There's always work to do in the autumn garden – and there's plenty to do at Wisley. Deadheading these dahlias helps to encourage more blooms.
A real sign of autumn, the delicate white and lilac shades of these cyclamen are shown off to their best growing naturally through the grass.
By September fruit picking is well under way in the Wisley Orchard, although some apples, such as ‘Sturmer Pippin’, ‘Granny Smith’, ‘Allen’s Everlasting’, ‘French Crab’ and ‘Ballarat Seedling’ are not harvested until November.
It's worth stopping for a break on a bridge over the Long Ponds, as the autumn colours reflect beautifully in the water.
Wisley's iconic Glasshouse takes on an ethereal quality on early autumn mornings as the mist rises around it.
The main attraction in the Piet Outdolf Borders at this time of year are shimmering grasses and the graceful, fading seedheads of herbaceous perennials.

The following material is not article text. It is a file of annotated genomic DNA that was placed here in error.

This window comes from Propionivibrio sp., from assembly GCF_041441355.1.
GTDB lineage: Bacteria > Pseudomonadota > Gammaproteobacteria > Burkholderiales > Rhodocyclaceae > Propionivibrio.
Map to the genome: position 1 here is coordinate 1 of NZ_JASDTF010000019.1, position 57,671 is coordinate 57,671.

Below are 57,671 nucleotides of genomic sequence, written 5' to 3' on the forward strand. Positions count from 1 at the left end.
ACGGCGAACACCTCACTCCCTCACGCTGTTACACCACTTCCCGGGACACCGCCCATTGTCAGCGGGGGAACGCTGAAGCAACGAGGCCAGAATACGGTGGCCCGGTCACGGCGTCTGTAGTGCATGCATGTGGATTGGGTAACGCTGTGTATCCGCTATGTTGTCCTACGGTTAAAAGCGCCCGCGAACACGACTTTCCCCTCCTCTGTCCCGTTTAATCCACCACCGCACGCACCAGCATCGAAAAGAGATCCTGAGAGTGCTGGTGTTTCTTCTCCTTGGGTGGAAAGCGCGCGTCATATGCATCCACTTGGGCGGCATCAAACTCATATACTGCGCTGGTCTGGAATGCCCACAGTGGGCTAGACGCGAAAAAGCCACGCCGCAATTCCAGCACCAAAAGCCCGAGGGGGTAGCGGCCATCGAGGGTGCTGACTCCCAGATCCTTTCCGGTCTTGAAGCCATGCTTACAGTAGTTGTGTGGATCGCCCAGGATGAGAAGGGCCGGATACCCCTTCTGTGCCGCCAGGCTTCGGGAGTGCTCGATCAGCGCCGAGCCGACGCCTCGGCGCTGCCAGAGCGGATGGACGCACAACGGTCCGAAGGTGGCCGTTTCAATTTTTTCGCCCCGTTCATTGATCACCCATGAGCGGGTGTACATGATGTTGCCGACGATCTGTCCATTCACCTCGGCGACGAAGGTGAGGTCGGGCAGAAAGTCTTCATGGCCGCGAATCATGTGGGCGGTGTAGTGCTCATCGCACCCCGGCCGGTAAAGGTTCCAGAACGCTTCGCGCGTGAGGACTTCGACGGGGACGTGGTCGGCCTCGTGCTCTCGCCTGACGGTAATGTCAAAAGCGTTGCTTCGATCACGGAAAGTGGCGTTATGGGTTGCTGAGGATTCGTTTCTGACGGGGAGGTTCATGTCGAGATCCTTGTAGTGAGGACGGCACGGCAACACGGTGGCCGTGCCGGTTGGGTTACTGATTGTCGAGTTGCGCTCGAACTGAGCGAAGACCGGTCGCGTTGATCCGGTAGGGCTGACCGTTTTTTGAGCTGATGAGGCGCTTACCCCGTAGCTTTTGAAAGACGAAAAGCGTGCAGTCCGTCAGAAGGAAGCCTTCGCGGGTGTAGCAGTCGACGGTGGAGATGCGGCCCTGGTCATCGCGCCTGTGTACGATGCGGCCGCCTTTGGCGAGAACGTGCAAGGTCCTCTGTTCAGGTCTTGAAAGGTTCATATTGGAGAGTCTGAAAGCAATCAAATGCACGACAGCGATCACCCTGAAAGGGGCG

The Glasshouse Landscape erupts in a fiery blaze of colour that is brought alive as the autumn sunshine hits.
Trees and woodland are stunning in autumn, especially some of the giant specimens on show at Wisley, so don't miss a visit to the Arboretum and Pinetum.
The still waters of the Seven Acres lake reflect the stunning reds and golds of the surrounding trees as the season changes.
The Liquidambar is a deciduous tree that is grown for the spectacular display it makes in autumn when its maple-like leaves take on the most brilliant crimson shades.
See our Wisley in winter gallery